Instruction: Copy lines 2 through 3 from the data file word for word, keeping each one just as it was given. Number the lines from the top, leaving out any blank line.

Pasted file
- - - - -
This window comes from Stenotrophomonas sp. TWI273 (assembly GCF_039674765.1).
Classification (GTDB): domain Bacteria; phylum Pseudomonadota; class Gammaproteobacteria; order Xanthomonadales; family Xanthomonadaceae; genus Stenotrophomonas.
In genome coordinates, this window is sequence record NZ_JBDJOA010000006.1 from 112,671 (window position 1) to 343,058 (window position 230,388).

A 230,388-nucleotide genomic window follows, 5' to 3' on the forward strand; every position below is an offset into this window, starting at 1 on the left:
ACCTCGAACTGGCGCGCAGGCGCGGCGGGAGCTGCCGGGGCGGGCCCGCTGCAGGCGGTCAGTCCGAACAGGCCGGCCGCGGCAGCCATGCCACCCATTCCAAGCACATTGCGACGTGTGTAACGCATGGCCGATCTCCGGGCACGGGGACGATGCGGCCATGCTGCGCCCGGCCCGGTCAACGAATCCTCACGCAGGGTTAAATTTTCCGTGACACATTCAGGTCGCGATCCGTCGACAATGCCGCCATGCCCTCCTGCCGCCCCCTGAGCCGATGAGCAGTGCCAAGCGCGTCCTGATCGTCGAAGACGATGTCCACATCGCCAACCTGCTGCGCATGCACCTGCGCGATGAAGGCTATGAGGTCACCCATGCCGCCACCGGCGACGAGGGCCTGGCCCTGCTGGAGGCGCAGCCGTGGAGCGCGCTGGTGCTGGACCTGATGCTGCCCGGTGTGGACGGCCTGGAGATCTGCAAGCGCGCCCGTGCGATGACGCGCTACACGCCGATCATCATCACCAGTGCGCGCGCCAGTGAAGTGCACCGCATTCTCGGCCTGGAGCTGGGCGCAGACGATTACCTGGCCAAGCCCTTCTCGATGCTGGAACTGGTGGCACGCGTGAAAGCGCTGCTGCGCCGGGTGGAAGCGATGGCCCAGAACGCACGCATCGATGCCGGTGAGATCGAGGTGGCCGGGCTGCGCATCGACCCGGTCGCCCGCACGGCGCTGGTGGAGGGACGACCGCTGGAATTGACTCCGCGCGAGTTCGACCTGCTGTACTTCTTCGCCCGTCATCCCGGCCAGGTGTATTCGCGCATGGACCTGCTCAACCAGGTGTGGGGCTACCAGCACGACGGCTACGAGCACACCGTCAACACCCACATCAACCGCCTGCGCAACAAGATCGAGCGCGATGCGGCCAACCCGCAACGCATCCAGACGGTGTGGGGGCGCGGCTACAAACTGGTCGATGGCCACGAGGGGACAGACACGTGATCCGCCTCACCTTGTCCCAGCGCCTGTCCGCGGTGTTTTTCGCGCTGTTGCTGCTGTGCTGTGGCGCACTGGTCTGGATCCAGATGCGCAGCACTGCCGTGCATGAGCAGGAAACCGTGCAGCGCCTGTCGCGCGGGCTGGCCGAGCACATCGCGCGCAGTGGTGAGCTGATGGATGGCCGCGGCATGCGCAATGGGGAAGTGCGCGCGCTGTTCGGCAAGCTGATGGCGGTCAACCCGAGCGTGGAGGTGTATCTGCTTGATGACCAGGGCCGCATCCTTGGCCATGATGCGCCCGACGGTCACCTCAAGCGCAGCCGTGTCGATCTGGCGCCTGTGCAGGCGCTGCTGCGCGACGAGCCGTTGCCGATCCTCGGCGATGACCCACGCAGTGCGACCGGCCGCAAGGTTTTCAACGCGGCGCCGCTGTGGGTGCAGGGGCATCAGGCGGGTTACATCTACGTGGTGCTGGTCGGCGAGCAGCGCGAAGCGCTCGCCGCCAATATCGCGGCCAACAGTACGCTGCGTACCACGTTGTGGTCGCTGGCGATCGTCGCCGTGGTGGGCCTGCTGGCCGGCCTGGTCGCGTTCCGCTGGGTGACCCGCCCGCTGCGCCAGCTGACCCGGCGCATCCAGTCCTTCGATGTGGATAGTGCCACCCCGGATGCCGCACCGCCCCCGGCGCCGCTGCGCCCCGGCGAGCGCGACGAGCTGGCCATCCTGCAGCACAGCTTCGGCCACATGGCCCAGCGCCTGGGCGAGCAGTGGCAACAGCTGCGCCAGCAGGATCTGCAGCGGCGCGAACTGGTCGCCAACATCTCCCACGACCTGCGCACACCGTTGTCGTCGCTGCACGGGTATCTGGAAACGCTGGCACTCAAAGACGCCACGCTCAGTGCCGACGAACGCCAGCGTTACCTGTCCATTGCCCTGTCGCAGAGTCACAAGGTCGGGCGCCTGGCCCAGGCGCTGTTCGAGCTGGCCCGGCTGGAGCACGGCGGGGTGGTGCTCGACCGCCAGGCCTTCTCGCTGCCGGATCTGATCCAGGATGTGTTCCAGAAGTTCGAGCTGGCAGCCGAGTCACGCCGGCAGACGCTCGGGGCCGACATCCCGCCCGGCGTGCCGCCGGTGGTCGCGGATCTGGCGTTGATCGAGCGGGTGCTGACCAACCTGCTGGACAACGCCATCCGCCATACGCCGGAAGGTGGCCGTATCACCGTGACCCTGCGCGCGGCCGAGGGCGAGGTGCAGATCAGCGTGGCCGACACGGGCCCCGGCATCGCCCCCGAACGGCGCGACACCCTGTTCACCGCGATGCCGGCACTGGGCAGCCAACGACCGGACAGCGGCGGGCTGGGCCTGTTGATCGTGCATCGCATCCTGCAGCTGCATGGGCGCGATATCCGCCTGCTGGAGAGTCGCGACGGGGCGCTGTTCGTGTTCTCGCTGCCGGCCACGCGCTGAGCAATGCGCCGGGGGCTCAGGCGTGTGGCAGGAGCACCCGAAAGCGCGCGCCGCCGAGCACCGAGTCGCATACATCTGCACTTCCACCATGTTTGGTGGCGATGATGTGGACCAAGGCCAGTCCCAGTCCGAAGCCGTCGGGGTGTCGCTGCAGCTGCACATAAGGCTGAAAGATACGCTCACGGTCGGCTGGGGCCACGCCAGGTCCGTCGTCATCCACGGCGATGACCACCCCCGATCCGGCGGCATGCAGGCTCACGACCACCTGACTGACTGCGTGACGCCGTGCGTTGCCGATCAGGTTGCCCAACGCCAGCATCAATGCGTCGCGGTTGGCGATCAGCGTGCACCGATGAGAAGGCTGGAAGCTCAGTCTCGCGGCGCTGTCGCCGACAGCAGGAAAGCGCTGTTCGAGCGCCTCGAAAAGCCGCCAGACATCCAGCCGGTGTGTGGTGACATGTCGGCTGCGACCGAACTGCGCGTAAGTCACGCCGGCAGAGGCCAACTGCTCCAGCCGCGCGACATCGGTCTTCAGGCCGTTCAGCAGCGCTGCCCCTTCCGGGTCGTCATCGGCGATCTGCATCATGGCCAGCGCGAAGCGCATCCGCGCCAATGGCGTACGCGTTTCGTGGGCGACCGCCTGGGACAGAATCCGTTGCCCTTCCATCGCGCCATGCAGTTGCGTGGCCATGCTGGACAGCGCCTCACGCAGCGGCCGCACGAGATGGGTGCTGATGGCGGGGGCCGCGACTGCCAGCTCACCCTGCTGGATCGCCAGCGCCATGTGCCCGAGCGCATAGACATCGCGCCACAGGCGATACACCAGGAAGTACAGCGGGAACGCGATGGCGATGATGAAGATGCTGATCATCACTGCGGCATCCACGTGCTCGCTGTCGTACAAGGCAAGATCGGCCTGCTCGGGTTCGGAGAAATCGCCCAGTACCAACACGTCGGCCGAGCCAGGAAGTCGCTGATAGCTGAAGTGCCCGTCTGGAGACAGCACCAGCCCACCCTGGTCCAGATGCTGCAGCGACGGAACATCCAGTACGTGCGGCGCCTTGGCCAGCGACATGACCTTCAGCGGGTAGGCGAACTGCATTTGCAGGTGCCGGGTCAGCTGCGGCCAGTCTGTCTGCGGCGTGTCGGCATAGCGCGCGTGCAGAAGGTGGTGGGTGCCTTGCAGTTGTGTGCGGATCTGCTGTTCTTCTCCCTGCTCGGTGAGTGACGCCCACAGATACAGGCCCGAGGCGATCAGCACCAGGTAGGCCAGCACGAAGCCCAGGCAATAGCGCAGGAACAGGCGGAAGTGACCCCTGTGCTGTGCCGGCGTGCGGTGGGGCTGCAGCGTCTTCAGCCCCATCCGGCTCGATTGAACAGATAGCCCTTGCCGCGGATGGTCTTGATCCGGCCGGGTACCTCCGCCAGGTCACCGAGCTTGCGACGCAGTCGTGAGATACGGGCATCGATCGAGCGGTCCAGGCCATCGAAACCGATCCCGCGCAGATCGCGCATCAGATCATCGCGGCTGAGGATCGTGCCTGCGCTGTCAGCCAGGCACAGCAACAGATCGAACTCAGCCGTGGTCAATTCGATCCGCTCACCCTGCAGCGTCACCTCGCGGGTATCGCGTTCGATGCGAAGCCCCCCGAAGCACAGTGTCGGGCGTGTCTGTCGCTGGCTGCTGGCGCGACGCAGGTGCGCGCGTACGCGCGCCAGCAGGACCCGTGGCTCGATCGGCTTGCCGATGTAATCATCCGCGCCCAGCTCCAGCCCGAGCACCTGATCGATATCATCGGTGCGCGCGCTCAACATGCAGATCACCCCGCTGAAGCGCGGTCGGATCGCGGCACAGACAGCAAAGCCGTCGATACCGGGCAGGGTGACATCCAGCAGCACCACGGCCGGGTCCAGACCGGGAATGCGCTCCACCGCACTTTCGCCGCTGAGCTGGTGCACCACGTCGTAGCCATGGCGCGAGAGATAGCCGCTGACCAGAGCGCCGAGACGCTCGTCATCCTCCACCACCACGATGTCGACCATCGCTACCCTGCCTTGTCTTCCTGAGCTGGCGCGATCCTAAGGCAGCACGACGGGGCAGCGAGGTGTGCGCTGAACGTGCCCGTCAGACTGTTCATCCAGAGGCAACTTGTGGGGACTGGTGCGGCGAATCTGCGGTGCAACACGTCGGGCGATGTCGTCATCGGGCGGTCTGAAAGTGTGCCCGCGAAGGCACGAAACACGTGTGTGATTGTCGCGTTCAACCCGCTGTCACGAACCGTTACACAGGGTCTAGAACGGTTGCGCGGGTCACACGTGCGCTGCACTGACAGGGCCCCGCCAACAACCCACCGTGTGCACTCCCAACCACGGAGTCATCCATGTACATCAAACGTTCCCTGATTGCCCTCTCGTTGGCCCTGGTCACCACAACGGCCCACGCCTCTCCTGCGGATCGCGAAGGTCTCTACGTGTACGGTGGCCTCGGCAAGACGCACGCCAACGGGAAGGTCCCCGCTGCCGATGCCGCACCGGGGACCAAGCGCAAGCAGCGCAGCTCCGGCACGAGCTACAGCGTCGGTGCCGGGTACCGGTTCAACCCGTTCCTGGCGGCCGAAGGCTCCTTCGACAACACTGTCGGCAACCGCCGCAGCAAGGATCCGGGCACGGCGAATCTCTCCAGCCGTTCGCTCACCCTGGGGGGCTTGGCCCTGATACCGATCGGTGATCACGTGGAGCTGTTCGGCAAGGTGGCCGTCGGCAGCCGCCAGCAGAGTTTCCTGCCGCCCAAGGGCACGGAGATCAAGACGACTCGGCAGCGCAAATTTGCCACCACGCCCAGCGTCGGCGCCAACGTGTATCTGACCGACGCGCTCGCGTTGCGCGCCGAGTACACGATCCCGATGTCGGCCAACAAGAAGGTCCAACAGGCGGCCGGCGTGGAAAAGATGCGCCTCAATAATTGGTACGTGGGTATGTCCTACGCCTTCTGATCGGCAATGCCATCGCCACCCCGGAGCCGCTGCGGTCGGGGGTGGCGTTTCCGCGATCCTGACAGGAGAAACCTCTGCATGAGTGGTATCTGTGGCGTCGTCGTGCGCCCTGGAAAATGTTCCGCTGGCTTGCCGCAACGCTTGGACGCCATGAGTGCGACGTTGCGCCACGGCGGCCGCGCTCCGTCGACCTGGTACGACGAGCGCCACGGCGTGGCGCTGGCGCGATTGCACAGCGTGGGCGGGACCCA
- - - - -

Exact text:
Classification (GTDB): domain Bacteria; phylum Pseudomonadota; class Gammaproteobacteria; order Xanthomonadales; family Xanthomonadaceae; genus Stenotrophomonas.
In genome coordinates, this window is sequence record NZ_JBDJOA010000006.1 from 112,671 (window position 1) to 343,058 (window position 230,388).